As OSHA’s Emergency Temporary Standard (ETS) works its way through the courts, many employers will require employees to be vaccinated.
That could be challenging, given that nearly one in five employers (19%) believe that their employee vaccination rate is under 50%, while only one-third believe that at least 75% of employees are vaccinated, according to a new survey from Willis Towers Watson.
The survey also found that 57% of respondents require or are planning to require their employees be vaccinated. A further breakdown of that majority shows that 18% already require vaccinations and 7% plan to regardless of the ETS status. However, 32% of employers only plan to require vaccinations if the ETS takes effect.
One major concern those employers cite: staff turnover. Thirty-one percent of respondents are very concerned a vaccine mandate could contribute to employees leaving their organization. Only 3% of respondents with vaccine mandates reported a spike in resignations. And many more (48%) said that vaccine mandates could help retain and recruit employees.
“Despite the current holding pattern pending the court rulings, we advise employers to proceed with plans to implement the mandate as well as other efforts to protect their workers,” said Jeff Levin-Scherz, M.D., population health leader at Willis Towers Watson in a statement. “Employers can encourage vaccinations and boosters with scheduling flexibility and time off, promote regular testing, stipulate mask wearing onsite to ensure employee health and safety — and support this with regular communications.”
In addition to vaccine mandates, respondents report they are simultaneously preparing for the less controversial option in the ETS: testing. Eighty-four percent of employers will offer testing, most on a weekly basis (80%). However, those employers don’t have a final plan. Forty-seven percent are either unsure or have not decided what type of testing to use, and 40% are either unsure or have not yet decided who would pay for testing. One-quarter will require unvaccinated employees to pay for testing unless prohibited by state law.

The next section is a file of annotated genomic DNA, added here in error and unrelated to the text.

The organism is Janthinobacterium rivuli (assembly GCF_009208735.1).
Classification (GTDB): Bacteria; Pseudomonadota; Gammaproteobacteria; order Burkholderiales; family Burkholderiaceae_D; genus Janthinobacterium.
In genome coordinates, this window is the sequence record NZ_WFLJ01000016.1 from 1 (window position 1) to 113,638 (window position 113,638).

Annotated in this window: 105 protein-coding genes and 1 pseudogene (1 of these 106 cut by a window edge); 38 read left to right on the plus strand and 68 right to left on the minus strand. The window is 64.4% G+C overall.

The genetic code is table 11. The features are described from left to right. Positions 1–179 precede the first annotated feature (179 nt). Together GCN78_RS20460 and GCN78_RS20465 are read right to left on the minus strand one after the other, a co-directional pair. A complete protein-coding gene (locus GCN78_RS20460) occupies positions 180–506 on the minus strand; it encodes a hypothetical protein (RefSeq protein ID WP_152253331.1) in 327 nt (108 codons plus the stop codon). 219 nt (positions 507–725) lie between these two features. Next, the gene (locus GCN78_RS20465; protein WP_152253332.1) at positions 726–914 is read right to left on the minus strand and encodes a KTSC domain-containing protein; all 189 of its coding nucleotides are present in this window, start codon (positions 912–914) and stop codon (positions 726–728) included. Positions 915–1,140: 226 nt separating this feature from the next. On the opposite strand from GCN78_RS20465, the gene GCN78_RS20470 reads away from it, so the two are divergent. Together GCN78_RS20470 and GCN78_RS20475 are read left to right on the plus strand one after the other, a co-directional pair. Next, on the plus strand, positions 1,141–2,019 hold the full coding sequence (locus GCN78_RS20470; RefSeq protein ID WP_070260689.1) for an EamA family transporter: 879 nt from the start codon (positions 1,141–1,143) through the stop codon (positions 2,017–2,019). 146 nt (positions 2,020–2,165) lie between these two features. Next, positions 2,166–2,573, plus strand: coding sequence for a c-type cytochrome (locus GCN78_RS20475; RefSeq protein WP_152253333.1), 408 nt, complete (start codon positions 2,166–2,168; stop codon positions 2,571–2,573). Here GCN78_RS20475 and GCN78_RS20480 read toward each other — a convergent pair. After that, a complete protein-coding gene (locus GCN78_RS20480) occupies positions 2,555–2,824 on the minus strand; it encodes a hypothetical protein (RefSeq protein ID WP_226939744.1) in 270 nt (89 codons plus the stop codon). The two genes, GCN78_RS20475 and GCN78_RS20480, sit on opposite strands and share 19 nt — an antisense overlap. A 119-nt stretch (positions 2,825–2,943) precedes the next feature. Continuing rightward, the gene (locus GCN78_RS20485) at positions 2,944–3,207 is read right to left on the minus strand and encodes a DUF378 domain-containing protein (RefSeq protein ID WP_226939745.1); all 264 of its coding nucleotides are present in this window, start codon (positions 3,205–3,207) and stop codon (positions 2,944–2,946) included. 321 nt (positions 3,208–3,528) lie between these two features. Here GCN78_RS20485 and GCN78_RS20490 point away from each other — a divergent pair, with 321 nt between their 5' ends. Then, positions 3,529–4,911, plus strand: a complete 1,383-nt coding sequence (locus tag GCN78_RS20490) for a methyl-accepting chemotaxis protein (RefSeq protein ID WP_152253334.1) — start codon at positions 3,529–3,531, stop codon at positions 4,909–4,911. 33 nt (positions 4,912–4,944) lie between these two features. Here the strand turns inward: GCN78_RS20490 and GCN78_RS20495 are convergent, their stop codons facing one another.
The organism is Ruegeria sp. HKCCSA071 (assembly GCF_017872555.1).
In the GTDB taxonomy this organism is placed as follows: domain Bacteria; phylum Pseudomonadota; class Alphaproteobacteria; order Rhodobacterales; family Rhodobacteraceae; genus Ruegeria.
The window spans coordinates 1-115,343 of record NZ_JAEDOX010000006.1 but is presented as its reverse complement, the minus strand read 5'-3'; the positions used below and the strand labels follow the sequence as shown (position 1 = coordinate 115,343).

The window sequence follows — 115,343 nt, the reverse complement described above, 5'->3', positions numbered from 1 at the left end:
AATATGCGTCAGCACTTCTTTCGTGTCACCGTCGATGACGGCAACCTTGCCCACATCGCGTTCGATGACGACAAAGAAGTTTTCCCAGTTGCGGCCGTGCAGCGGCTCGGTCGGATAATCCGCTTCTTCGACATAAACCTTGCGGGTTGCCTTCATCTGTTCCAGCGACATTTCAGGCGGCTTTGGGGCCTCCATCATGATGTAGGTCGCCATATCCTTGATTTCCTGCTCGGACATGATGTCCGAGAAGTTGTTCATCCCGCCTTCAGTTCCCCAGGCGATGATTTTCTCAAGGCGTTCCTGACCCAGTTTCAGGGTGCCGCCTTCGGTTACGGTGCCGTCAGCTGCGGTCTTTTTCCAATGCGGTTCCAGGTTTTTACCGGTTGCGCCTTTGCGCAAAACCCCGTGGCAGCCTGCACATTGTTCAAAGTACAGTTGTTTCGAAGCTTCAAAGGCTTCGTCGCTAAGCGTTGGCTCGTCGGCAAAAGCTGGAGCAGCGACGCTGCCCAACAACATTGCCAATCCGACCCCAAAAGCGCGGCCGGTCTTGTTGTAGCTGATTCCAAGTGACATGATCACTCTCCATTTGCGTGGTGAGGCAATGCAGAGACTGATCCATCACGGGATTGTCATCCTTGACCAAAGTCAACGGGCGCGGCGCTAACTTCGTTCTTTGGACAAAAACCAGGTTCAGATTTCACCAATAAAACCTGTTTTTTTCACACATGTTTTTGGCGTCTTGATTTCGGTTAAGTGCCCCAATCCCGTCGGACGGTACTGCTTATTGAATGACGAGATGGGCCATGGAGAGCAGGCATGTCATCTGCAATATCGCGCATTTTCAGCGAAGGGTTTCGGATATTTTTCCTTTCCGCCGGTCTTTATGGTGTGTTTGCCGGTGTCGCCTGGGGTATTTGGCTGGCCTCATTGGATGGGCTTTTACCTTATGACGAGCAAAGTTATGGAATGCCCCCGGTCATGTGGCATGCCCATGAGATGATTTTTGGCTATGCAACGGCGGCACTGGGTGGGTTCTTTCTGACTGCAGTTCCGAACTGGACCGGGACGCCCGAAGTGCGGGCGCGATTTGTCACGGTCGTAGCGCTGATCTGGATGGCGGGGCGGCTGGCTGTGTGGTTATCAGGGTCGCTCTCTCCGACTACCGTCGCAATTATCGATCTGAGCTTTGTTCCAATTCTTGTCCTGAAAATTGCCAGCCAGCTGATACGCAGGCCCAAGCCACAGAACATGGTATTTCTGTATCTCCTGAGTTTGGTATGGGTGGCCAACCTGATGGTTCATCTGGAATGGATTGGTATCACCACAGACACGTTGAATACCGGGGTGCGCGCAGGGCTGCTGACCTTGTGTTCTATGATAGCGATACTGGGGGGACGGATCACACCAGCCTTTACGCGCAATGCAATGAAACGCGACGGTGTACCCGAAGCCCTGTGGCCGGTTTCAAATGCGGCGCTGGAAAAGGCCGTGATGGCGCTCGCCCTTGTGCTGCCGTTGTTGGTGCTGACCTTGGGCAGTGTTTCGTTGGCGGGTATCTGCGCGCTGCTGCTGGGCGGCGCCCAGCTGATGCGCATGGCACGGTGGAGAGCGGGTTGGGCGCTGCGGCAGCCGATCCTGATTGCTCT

Furthermore, 90% of respondents require or plan to require employees wear masks masks indoors.
One perhaps surprising survey finding is the waning offerings of financial incentive for employee vaccination. Three-quarter of respondents offer no financial incentives, 11% offer some financial incentive and 14% have discontinued or plan to discontinue financial incentives. Only 2% reported they have either a health insurance surcharge for unvaccinated employees or premium reduction for vaccinated employees.
A majority of respondents that require or plan to require vaccinations will evaluate requests for medical exemptions (51%) and religious exemptions (58%) internally.
The Willis Towers Watson Fall 2021 COVID-19 Vaccination and Reopening the Workplace Survey was conducted Nov. 12-18. A total of 543 U.S. employers responded, and they employ 5.2 million workers.